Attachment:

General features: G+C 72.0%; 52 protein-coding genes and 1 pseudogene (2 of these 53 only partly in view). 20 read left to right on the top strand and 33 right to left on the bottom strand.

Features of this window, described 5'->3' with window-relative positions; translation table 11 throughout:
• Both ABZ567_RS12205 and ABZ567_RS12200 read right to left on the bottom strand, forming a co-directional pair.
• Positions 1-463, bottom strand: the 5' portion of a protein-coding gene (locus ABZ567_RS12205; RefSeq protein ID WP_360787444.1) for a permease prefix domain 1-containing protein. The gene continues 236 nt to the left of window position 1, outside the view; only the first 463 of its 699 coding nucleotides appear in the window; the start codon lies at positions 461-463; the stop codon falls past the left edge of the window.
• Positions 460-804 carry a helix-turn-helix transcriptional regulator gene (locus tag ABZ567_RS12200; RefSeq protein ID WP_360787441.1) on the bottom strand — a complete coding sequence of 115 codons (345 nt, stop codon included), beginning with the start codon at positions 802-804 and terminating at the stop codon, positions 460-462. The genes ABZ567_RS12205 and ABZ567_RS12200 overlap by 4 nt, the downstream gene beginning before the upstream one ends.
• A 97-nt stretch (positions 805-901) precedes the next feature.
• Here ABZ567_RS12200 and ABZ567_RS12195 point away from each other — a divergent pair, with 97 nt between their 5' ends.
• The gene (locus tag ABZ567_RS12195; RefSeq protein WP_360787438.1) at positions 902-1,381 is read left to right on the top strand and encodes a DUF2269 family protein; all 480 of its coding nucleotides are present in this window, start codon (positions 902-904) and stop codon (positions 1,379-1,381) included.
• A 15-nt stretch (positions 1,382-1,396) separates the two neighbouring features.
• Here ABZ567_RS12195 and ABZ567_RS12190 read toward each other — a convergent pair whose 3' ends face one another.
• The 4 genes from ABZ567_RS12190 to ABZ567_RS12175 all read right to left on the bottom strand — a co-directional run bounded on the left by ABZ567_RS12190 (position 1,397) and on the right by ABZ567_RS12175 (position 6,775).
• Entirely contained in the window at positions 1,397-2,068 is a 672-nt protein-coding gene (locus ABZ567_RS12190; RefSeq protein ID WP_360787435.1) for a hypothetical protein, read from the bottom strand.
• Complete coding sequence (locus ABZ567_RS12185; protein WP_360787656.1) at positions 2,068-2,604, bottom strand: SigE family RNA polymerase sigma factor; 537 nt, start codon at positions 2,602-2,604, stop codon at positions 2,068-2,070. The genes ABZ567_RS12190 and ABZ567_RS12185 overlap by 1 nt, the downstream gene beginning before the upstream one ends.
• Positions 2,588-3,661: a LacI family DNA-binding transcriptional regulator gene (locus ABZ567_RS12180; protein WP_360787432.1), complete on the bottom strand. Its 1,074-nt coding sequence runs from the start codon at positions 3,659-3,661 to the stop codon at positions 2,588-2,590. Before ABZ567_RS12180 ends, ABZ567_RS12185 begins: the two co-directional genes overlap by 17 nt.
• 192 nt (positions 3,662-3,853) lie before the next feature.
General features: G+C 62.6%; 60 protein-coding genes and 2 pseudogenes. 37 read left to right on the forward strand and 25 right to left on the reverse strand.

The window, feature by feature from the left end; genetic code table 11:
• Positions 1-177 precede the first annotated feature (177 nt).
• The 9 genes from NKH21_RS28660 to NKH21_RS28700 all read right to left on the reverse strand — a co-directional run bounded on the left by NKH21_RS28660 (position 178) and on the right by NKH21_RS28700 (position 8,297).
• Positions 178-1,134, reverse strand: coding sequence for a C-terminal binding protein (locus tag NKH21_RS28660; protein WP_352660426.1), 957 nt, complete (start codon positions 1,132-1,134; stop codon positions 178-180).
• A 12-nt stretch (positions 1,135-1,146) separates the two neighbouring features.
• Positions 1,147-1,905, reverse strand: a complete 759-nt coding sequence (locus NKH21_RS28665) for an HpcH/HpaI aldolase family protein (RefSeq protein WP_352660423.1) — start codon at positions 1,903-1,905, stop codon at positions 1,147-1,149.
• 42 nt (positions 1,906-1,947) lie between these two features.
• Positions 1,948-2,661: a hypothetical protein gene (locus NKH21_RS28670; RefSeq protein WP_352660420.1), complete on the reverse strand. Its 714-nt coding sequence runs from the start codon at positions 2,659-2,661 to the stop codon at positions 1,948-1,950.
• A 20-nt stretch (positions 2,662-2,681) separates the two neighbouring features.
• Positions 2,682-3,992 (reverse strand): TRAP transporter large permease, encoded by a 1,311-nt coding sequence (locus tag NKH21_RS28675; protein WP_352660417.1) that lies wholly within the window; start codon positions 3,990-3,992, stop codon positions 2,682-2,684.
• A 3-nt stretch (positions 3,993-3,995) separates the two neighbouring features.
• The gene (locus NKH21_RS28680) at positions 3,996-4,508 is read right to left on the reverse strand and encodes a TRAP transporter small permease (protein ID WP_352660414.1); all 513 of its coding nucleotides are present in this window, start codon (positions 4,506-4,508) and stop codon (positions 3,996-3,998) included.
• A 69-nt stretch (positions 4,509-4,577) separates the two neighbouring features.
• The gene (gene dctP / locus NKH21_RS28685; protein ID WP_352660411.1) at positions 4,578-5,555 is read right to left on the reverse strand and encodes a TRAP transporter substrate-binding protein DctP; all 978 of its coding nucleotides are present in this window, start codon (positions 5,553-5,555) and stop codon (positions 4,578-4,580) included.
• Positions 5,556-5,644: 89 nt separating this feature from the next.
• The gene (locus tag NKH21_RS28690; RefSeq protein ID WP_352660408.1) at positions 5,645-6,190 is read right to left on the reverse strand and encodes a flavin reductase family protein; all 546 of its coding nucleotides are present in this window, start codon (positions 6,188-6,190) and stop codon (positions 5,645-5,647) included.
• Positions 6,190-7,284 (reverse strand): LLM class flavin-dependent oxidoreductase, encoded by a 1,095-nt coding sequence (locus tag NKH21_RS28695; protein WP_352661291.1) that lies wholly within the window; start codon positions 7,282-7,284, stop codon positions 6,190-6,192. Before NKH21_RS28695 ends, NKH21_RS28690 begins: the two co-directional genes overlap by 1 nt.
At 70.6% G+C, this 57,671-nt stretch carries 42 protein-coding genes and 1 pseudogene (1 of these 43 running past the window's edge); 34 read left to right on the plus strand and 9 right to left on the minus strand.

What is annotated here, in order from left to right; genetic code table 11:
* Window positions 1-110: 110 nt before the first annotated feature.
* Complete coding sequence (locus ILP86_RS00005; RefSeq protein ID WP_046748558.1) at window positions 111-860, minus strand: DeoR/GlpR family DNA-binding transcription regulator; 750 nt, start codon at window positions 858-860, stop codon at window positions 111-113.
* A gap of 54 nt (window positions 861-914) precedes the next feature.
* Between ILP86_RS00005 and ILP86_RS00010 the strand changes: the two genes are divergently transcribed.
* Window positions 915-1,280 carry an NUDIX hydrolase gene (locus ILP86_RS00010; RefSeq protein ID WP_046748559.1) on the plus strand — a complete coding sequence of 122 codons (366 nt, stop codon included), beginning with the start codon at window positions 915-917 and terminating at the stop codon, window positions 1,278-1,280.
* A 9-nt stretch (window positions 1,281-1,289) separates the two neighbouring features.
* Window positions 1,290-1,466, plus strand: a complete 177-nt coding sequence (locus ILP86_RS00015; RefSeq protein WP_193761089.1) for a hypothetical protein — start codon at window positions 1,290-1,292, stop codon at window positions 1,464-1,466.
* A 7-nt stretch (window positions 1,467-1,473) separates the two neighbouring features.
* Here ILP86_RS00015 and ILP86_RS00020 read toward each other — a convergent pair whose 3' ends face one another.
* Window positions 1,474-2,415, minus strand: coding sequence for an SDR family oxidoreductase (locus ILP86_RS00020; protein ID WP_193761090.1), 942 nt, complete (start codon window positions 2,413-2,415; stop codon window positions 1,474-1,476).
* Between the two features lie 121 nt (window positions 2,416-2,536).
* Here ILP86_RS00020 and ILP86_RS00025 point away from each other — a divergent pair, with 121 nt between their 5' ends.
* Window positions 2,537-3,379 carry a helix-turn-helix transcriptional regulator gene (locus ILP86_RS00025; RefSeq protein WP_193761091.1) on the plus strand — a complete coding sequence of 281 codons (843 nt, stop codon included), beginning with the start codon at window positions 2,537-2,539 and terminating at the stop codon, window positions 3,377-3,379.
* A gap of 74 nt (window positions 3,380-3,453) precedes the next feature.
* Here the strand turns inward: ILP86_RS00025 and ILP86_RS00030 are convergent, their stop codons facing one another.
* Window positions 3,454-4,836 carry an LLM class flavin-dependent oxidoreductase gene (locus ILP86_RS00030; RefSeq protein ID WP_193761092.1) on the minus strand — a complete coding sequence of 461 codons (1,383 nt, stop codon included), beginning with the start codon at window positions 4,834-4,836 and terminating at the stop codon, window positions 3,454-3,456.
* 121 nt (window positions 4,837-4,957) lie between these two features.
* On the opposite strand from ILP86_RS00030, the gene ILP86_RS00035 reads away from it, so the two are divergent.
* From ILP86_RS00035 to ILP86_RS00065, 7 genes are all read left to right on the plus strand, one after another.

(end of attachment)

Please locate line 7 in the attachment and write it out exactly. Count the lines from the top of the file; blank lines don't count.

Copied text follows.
• Here ABZ567_RS12200 and ABZ567_RS12195 point away from each other — a divergent pair, with 97 nt between their 5' ends.